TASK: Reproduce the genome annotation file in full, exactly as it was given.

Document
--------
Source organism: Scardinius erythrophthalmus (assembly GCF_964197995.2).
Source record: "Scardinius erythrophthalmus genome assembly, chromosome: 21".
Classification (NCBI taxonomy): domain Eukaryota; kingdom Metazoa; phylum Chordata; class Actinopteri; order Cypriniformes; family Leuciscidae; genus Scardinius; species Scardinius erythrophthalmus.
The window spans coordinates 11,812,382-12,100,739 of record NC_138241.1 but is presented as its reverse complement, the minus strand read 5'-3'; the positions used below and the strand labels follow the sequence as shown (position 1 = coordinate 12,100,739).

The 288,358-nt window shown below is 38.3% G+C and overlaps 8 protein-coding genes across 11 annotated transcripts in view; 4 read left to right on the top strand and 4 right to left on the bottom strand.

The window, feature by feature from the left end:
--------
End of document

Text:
Source organism: Scardinius erythrophthalmus (assembly GCF_964197995.2).
Source record: "Scardinius erythrophthalmus genome assembly, chromosome: 21".
Classification (NCBI taxonomy): domain Eukaryota; kingdom Metazoa; phylum Chordata; class Actinopteri; order Cypriniformes; family Leuciscidae; genus Scardinius; species Scardinius erythrophthalmus.
The window spans coordinates 11,812,382-12,100,739 of record NC_138241.1 but is presented as its reverse complement, the minus strand read 5'-3'; the positions used below and the strand labels follow the sequence as shown (position 1 = coordinate 12,100,739).

The 288,358-nt window shown below is 38.3% G+C and overlaps 8 protein-coding genes across 11 annotated transcripts in view; 4 read left to right on the top strand and 4 right to left on the bottom strand.

The window, feature by feature from the left end: